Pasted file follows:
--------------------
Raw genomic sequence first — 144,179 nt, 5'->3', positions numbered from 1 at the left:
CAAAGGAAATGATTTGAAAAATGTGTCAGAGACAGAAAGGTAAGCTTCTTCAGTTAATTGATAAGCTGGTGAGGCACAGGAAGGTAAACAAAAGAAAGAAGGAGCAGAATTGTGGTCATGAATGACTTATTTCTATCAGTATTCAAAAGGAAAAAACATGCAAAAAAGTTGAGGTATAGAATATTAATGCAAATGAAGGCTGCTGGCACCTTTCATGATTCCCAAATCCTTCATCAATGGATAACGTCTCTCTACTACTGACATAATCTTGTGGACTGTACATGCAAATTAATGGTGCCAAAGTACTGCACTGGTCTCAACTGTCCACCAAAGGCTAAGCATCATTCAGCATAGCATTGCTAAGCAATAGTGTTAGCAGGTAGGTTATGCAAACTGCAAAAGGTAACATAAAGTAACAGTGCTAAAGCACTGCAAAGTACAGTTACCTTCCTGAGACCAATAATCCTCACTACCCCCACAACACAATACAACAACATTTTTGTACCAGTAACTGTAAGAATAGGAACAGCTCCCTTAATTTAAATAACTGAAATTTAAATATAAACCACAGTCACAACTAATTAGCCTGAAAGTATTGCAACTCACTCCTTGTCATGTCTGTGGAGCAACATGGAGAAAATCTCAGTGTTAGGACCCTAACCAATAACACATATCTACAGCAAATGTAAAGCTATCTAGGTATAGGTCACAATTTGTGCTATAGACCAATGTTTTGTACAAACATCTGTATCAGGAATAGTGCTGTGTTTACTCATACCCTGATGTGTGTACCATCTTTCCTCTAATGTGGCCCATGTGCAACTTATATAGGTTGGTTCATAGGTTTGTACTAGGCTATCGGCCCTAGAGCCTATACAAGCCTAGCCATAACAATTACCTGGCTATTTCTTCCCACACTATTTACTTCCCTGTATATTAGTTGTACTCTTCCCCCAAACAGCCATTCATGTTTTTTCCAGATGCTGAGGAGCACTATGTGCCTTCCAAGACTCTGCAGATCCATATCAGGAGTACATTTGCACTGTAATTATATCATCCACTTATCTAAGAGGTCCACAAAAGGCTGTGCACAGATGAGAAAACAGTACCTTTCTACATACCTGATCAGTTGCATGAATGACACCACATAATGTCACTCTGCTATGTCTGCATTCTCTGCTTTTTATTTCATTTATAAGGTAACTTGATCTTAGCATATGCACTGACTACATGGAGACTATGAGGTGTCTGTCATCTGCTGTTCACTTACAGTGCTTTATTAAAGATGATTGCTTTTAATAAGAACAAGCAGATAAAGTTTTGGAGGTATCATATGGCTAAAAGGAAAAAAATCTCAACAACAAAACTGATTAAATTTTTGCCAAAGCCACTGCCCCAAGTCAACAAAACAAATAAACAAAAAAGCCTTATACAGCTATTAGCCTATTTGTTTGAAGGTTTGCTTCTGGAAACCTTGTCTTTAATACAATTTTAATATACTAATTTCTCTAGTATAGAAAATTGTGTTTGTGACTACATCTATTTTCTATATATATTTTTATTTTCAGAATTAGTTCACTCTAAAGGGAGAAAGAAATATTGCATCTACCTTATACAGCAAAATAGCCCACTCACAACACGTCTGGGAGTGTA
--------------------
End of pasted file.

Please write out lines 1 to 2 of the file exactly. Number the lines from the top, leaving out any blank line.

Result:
Raw genomic sequence first — 144,179 nt, 5'->3', positions numbered from 1 at the left:
CAAAGGAAATGATTTGAAAAATGTGTCAGAGACAGAAAGGTAAGCTTCTTCAGTTAATTGATAAGCTGGTGAGGCACAGGAAGGTAAACAAAAGAAAGAAGGAGCAGAATTGTGGTCATGAATGACTTATTTCTATCAGTATTCAAAAGGAAAAAACATGCAAAAAAGTTGAGGTATAGAATATTAATGCAAATGAAGGCTGCTGGCACCTTTCATGATTCCCAAATCCTTCATCAATGGATAACGTCTCTCTACTACTGACATAATCTTGTGGACTGTACATGCAAATTAATGGTGCCAAAGTACTGCACTGGTCTCAACTGTCCACCAAAGGCTAAGCATCATTCAGCATAGCATTGCTAAGCAATAGTGTTAGCAGGTAGGTTATGCAAACTGCAAAAGGTAACATAAAGTAACAGTGCTAAAGCACTGCAAAGTACAGTTACCTTCCTGAGACCAATAATCCTCACTACCCCCACAACACAATACAACAACATTTTTGTACCAGTAACTGTAAGAATAGGAACAGCTCCCTTAATTTAAATAACTGAAATTTAAATATAAACCACAGTCACAACTAATTAGCCTGAAAGTATTGCAACTCACTCCTTGTCATGTCTGTGGAGCAACATGGAGAAAATCTCAGTGTTAGGACCCTAACCAATAACACATATCTACAGCAAATGTAAAGCTATCTAGGTATAGGTCACAATTTGTGCTATAGACCAATGTTTTGTACAAACATCTGTATCAGGAATAGTGCTGTGTTTACTCATACCCTGATGTGTGTACCATCTTTCCTCTAATGTGGCCCATGTGCAACTTATATAGGTTGGTTCATAGGTTTGTACTAGGCTATCGGCCCTAGAGCCTATACAAGCCTAGCCATAACAATTACCTGGCTATTTCTTCCCACACTATTTACTTCCCTGTATATTAGTTGTACTCTTCCCCCAAACAGCCATTCATGTTTTTTCCAGATGCTGAGGAGCACTATGTGCCTTCCAAGACTCTGCAGATCCATATCAGGAGTACATTTGCACTGTAATTATATCATCCACTTATCTAAGAGGTCCACAAAAGGCTGTGCACAGATGAGAAAACAGTACCTTTCTACATACCTGATCAGTTGCATGAATGACACCACATAATGTCACTCTGCTATGTCTGCATTCTCTGCTTTTTATTTCATTTATAAGGTAACTTGATCTTAGCATATGCACTGACTACATGGAGACTATGAGGTGTCTGTCATCTGCTGTTCACTTACAGTGCTTTATTAAAGATGATTGCTTTTAATAAGAACAAGCAGATAAAGTTTTGGAGGTATCATATGGCTAAAAGGAAAAAAATCTCAACAACAAAACTGATTAAATTTTTGCCAAAGCCACTGCCCCAAGTCAACAAAACAAATAAACAAAAAAGCCTTATACAGCTATTAGCCTATTTGTTTGAAGGTTTGCTTCTGGAAACCTTGTCTTTAATACAATTTTAATATACTAATTTCTCTAGTATAGAAAATTGTGTTTGTGACTACATCTATTTTCTATATATATTTTTATTTTCAGAATTAGTTCACTCTAAAGGGAGAAAGAAATATTGCATCTACCTTATACAGCAAAATAGCCCACTCACAACACGTCTGGGAGTGTA